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  1. #11
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    Here are the details, but still no GRO record;

    First name(s) John
    Last name Ayerst
    Birth year - (it's 1816
    Death year 1860
    Death date 20 Dec 1860
    Place Concord (it's a Merchant Nave ship)
    Country Great Britain
    Type At Sea
    Vessel name Concord
    Home port Middl (it's Middlesbrough)
    Departure port -
    War -
    Source
    Registers Of Wages And Effects Of Deceased Seamen, 1852-1889
    Archive reference BT 153
    Box 0005
    Page 116
    Archive The National Archives
    Record set British Armed Forces And Overseas Deaths And Burials
    Category Birth, Marriage, Death & Parish Records
    Subcategory Civil Deaths & Burials
    Collections from Great Britain, UK None

    I have also had the images of this record that adds that the cause of death was apoplexy. But still no death certificate saying where or why, and of course that means no burial or grave can be traced.

  2. #12
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    not sure if one of the records referred to at #3 is this Merchant Seaman record on FMP - BT113 piece number 192

    John AYORST (sic) born Chatham 11 October 1816

    not that that helps with his death of course

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  4. #13
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    Yes that's his birth.

  5. #14
    Brick wall demolition expert!
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    Quote Originally Posted by obdavies View Post
    There surely must have been some requirement to notify the GRO of the death, even if it was on a ship registered in Middlesbrough but the death occurred elsewhere on a voyage.
    That is exactly what the guide says:

    "Any record made of a birth or death at sea from 1837 onwards was sent directly to the General Register Office and recorded in the Marine Register."

    So have you tried speaking directly to the GRO?

    Undoubtedly in the early days of registration, even on land, not all events were registered, buts its always worth speaking to them to see what they have to say.

    If you scroll down further in the guide there is a link to precisely which records may or may not be complete.

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  7. #15
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    The records I have found pertaining to his death are from the Board of Trade under the heading "British Armed Forces And Overseas Deaths And Burials" but is the Merchant Navy a "British Armed Force"?

  8. #16
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    Quote Originally Posted by obdavies View Post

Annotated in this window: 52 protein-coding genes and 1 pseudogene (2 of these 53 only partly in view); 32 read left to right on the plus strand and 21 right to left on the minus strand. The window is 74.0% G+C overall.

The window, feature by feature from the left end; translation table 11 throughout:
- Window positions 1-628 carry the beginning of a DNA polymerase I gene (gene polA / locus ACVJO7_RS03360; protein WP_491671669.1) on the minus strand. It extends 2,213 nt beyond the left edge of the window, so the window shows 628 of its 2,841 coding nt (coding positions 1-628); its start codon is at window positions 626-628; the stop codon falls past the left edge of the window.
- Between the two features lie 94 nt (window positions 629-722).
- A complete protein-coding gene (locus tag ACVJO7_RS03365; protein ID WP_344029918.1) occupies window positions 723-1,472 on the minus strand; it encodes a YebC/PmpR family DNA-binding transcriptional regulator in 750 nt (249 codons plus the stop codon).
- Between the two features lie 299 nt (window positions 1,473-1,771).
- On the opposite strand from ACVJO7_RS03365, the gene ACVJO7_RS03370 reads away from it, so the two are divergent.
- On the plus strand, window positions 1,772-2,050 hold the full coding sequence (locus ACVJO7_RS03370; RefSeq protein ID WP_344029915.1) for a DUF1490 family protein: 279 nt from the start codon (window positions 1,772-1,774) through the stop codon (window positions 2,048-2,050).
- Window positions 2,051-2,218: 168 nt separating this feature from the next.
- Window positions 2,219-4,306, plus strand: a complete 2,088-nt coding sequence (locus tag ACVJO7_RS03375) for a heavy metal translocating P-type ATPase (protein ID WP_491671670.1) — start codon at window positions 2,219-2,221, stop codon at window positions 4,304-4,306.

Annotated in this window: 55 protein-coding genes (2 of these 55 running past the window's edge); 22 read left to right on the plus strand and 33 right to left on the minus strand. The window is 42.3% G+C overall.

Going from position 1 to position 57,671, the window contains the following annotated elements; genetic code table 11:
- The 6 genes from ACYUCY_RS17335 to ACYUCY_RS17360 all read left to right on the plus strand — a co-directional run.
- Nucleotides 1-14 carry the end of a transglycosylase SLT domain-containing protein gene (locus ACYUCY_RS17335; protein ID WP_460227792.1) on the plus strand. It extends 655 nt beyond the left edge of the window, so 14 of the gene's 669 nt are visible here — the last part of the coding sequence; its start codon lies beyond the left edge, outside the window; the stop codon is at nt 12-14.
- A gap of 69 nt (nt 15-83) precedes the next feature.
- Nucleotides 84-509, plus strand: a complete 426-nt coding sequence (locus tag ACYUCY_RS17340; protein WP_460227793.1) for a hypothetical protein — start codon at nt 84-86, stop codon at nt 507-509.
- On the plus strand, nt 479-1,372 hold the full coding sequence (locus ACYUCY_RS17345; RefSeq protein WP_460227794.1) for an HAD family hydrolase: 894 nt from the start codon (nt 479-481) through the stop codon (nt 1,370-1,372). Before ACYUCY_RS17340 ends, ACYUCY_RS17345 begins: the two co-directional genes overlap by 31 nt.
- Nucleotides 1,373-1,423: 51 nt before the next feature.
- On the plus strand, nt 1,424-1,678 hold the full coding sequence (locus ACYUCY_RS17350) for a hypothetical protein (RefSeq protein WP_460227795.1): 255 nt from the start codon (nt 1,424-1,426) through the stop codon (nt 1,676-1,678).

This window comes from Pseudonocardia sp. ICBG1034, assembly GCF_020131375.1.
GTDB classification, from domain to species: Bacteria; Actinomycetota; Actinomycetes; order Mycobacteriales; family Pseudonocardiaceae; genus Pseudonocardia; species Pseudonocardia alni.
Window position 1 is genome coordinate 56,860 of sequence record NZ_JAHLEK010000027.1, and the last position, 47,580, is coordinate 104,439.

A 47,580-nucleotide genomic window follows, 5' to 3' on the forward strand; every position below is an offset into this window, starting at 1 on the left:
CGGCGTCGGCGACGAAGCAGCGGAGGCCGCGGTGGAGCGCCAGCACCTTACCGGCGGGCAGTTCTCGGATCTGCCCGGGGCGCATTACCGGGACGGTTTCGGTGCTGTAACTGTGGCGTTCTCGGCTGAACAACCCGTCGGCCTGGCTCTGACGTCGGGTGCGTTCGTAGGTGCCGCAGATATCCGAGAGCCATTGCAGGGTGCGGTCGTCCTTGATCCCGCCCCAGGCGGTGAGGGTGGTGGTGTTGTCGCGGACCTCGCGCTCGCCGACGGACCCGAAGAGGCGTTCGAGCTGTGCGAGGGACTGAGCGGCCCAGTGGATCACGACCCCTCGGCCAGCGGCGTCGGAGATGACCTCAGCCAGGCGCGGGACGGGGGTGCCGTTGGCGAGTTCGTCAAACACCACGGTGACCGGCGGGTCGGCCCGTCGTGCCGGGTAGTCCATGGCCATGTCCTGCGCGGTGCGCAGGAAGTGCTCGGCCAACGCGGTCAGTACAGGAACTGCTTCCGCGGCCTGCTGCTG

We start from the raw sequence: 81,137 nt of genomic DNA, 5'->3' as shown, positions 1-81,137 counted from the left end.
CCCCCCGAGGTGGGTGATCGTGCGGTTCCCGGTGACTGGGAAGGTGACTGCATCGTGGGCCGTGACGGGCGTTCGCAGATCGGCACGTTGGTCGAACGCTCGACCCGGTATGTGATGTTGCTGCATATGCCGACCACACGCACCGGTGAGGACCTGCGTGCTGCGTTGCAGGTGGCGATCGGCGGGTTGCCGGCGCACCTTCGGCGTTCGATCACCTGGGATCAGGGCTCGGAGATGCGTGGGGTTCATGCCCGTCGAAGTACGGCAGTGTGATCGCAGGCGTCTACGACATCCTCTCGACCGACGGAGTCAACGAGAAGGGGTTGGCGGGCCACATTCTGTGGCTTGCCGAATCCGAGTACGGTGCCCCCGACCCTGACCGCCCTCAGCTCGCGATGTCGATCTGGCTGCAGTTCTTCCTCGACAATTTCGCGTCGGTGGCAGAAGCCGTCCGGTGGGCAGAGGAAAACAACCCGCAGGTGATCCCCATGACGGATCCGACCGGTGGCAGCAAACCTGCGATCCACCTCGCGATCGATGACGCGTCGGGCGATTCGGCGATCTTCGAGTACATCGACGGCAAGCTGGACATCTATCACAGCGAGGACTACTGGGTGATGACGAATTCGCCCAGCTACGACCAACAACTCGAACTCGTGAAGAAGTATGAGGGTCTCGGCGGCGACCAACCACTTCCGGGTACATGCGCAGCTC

The records I have found pertaining to his death are from the Board of Trade under the heading "British Armed Forces And Overseas Deaths And Burials" but is the Merchant Navy a "British Armed Force"?
    Not as far as I am aware. It would have come under the Overseas Deaths and Burials, but it is still worth checking directly with (a) the link in the guide to which records are available and (b) a call to the GRO, who should be able to clarify the situation.

  9. #17
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    The records I have found pertaining to his death are from the Board of Trade under the heading "British Armed Forces And Overseas Deaths And Burials" but is the Merchant Navy a "British Armed Force"?
    I think you'll find that the title you have quoted is the title invented by Findmypast. Findmypast is not noted for the helpfulness of their dataset titles nor for the way they bundle together various disparate sources into one dataset.

    The record you found is actually from BT153 ("Registry of Shipping and Seamen: Registers of Wages and Effects of Deceased Seamen").

    is the Merchant Navy a "British Armed Force"
    No, but it would come under "...and overseas". Blame FMP for the wording.

    A death at sea in 1860 should have been notified to GRO under the provisions of the 1836 Act. How do you know this didn't happen? To be certain, you need to apply to GRO Overseas Section for a death certificate quoting the information you know. Not being indexed does not mean that it didn't happen.

  10. #18
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    Findmypast is not noted for the helpfulness of their dataset titles nor for the way they bundle together various disparate sources into one dataset.

    Should read "Findmypast is not noted for the helpfulness of their dataset titles and the way they bundle together various disparate sources into one dataset is often confusing."

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